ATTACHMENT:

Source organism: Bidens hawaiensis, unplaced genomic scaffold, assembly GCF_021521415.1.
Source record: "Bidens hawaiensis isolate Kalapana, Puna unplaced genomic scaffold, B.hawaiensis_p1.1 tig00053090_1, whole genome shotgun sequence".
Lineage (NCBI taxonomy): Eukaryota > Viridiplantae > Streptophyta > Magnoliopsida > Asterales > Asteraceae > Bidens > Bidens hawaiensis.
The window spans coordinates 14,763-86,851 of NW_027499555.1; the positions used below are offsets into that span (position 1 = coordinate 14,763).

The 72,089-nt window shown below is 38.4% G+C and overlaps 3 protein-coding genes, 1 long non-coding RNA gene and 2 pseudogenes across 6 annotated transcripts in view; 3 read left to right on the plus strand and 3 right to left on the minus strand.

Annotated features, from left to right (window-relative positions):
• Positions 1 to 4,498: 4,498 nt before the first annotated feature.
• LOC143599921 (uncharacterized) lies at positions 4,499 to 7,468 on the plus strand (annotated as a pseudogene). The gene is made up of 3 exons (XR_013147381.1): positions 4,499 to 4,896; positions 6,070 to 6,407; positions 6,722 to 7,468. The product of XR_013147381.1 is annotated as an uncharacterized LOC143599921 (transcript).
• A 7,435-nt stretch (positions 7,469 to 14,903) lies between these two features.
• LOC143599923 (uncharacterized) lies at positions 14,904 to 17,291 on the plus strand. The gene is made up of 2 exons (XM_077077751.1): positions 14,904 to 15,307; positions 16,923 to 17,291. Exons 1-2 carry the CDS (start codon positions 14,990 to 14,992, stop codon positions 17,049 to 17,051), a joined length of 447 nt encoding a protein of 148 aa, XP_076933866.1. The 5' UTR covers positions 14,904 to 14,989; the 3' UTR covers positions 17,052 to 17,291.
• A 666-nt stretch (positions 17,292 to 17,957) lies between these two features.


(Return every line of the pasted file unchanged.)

Source organism: Bidens hawaiensis, unplaced genomic scaffold, assembly GCF_021521415.1.
Source record: "Bidens hawaiensis isolate Kalapana, Puna unplaced genomic scaffold, B.hawaiensis_p1.1 tig00053090_1, whole genome shotgun sequence".
Lineage (NCBI taxonomy): Eukaryota > Viridiplantae > Streptophyta > Magnoliopsida > Asterales > Asteraceae > Bidens > Bidens hawaiensis.
The window spans coordinates 14,763-86,851 of NW_027499555.1; the positions used below are offsets into that span (position 1 = coordinate 14,763).

The 72,089-nt window shown below is 38.4% G+C and overlaps 3 protein-coding genes, 1 long non-coding RNA gene and 2 pseudogenes across 6 annotated transcripts in view; 3 read left to right on the plus strand and 3 right to left on the minus strand.

Annotated features, from left to right (window-relative positions):
• Positions 1 to 4,498: 4,498 nt before the first annotated feature.
• LOC143599921 (uncharacterized) lies at positions 4,499 to 7,468 on the plus strand (annotated as a pseudogene). The gene is made up of 3 exons (XR_013147381.1): positions 4,499 to 4,896; positions 6,070 to 6,407; positions 6,722 to 7,468. The product of XR_013147381.1 is annotated as an uncharacterized LOC143599921 (transcript).
• A 7,435-nt stretch (positions 7,469 to 14,903) lies between these two features.
• LOC143599923 (uncharacterized) lies at positions 14,904 to 17,291 on the plus strand. The gene is made up of 2 exons (XM_077077751.1): positions 14,904 to 15,307; positions 16,923 to 17,291. Exons 1-2 carry the CDS (start codon positions 14,990 to 14,992, stop codon positions 17,049 to 17,051), a joined length of 447 nt encoding a protein of 148 aa, XP_076933866.1. The 5' UTR covers positions 14,904 to 14,989; the 3' UTR covers positions 17,052 to 17,291.
• A 666-nt stretch (positions 17,292 to 17,957) lies between these two features.